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And there can be attachment to practice itself. The Buddha strongly warned against getting attached to ritual and traditional practices—secular or religious. It is possible to become so attached to a particular form of practice that you remain in your comfort zone, never testing your edges. The form becomes a trap rather than a tool for liberation. To appreciate and be firm in one’s commitment to a particular practice is one thing, but if we become overly attached and obsessive with the form, we can all too easily lose the liberating spirit of the practice.
The most challenging attachment includes everything that we can identify as “I,” “me,” or “mine.” Even becoming attached to our identity as a yogi can become a source of dukkha if we develop a holier-than-thou attitude that causes us to see ourselves as separate and superior to others.
Mindfulness shows how one creates a sense of self through reactivity, belief patterns, and dramatizing story lines. It happens in the instant a student uses her mat to mark out her spot in the practice room. The more attached we are to our stories of self, the more tension and suffering we create, but it’s not until we really see this for ourselves that any opening can occur.
Mindfulness of the dharmas provides the context of bringing mindfulness to specific mental qualities, and analyzing experience into categories that constitute core aspects of the Buddha’s dharma, or teaching. These classifications are not in themselves the objects of meditation, but are frameworks or points of reference to be applied during contemplation to whatever experiences arise while practicing.
The dharmas listed in the Satipatthana Sutta, or Four Foundations of Mindfulness, are the five hindrances, five aggregates, six sense-spheres, seven factors of awakening and the four noble truths. One can contemplate these dharmas while practicing asanas, but I find that for most practitioners it’s too easy to fall into abstraction or intellectualization, unless they already have a mature mindfulness practice.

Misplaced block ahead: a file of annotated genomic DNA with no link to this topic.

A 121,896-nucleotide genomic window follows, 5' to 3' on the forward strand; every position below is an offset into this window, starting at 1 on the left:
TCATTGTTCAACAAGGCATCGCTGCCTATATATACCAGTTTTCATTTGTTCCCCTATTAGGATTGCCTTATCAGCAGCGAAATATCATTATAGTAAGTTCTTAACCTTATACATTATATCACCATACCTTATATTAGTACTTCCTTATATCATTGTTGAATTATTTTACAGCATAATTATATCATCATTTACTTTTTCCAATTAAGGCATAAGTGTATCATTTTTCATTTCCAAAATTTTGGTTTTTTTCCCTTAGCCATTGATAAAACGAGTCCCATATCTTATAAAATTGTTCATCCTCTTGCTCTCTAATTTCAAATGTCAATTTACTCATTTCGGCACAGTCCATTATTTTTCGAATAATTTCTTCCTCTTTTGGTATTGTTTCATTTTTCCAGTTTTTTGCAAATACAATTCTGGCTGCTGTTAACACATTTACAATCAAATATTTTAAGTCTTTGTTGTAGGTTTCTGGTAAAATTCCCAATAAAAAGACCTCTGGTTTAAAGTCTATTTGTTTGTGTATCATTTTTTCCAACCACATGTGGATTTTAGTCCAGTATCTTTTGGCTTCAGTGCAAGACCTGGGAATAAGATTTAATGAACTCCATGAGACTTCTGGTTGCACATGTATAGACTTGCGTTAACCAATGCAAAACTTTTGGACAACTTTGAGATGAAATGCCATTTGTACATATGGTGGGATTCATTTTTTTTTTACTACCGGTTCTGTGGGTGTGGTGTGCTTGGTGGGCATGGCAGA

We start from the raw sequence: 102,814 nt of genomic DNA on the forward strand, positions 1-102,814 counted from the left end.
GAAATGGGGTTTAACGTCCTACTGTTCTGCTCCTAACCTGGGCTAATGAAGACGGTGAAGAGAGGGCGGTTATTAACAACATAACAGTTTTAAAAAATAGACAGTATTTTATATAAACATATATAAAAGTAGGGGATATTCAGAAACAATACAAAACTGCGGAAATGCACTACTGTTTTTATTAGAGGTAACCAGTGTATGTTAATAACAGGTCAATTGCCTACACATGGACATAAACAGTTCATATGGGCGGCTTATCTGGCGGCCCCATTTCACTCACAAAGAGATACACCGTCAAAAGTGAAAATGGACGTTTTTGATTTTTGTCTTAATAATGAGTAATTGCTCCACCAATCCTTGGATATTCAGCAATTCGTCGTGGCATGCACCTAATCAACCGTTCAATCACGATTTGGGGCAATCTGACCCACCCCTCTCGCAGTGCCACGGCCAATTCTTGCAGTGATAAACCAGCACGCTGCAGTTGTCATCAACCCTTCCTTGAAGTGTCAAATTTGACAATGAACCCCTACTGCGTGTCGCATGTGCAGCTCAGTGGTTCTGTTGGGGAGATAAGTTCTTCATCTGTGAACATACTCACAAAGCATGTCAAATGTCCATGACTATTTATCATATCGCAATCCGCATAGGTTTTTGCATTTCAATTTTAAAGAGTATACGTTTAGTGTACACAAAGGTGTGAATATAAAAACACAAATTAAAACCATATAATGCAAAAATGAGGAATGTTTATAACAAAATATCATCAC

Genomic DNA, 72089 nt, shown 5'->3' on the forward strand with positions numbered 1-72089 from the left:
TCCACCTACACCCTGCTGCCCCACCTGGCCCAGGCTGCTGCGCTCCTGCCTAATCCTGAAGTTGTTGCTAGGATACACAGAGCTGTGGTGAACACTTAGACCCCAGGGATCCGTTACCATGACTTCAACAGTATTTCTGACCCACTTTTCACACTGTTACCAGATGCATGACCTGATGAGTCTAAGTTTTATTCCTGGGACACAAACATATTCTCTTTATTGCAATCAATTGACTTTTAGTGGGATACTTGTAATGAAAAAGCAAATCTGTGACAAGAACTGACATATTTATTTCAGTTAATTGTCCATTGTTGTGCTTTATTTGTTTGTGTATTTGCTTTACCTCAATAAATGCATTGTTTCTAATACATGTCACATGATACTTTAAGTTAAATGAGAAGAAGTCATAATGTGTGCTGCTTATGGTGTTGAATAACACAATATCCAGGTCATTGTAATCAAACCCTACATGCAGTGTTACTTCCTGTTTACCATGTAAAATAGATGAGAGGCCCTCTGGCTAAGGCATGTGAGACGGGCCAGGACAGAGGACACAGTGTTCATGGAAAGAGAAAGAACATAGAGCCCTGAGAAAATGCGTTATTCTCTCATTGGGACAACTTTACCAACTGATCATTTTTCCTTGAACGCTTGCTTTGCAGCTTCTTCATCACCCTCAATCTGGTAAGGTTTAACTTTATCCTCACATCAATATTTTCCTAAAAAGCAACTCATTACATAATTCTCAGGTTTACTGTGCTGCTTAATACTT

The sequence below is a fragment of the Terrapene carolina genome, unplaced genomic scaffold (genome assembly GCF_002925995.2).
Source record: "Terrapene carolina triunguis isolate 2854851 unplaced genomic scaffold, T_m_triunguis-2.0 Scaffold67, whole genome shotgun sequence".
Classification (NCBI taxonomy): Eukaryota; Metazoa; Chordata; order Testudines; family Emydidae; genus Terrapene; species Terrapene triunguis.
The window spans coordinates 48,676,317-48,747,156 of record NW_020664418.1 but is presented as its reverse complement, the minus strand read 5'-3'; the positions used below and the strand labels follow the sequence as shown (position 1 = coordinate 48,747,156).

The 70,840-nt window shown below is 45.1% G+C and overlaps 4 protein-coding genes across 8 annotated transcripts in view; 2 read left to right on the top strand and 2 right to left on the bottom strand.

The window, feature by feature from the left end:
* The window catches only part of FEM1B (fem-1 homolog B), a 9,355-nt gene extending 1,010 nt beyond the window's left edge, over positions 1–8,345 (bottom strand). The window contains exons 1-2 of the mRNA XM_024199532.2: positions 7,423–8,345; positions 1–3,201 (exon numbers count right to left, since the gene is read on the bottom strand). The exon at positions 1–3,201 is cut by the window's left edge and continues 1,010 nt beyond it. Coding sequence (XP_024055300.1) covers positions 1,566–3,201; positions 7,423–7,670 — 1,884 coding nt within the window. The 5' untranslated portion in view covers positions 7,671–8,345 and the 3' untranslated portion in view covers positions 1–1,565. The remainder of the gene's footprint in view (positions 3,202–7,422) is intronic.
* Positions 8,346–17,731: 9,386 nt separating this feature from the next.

In the Anapanasati Sutta, or Mindfulness of Breathing, contemplation of the dharmas takes the form of bringing mindfulness to the impermanent nature of all phenomena. Contemplation of impermanence is a dharma gate opening to the understanding of the interdependent, conditioned, and selfless nature of all that exists.
Asana practice offers a great window into impermanence. From day to day, the body feels and moves differently each time we come to practice. We know things change, yet we put so much effort and energy into trying to live life as if that were not so. This is avidya, “not-seeing” as a kind of willful denial. But ignoring or denying the truth of impermanence perpetuates suffering and misery, and opening to the reality of change liberates that energy.
We look into the impermanent nature of all the earlier objects of meditation, starting with the breath. No two breaths are the same. Even within one inhalation, there is constant movement and change. There is no thing that is actually the breath that can be grasped and held on to. Every sensation we experience—whether pleasant, unpleasant or neutral—is impermanent, as is every emotion, thought, or perception. Changeless life is a sterile concept, yet without mindfulness, so many of us live as if such a life were possible.
If “self” is understood as an entity that is autonomous, independent, and persistent over time, then insight into impermanence leads inevitably to the clear view that all things lack such an unchanging self. Even the consciousness of self that we take great pains to protect and bolster is not an autonomous, independent, persistent thing or entity; it is a process that is in constant flux, conditioned by everything else that is in constant change. Insight into anatta, or “no-self,” leads to an understanding of shunyata, or emptiness—that we, and all phenomena, are empty of a separately existing, enduring self.
By penetrating the reality of impermanence, our grasping after ephemeral phenomena weakens. A taste of this can happen in the time it takes to work with one asana. Maintaining warrior two, unpleasant sensations may arise in our shoulders. These sensations lead to aversion, and grasping after relief. We identify with the unpleasant sensations and think, “My shoulders are killing me.” Thoughts arise about the teacher having us hold the posture too long, never seeing that too long is a relative concept. Clinging to that belief creates a sense of self; the more we cling, the more the self suffers. Shifting our attention to the impermanent nature of experience, there is just sensation, and the sensation is ever-changing.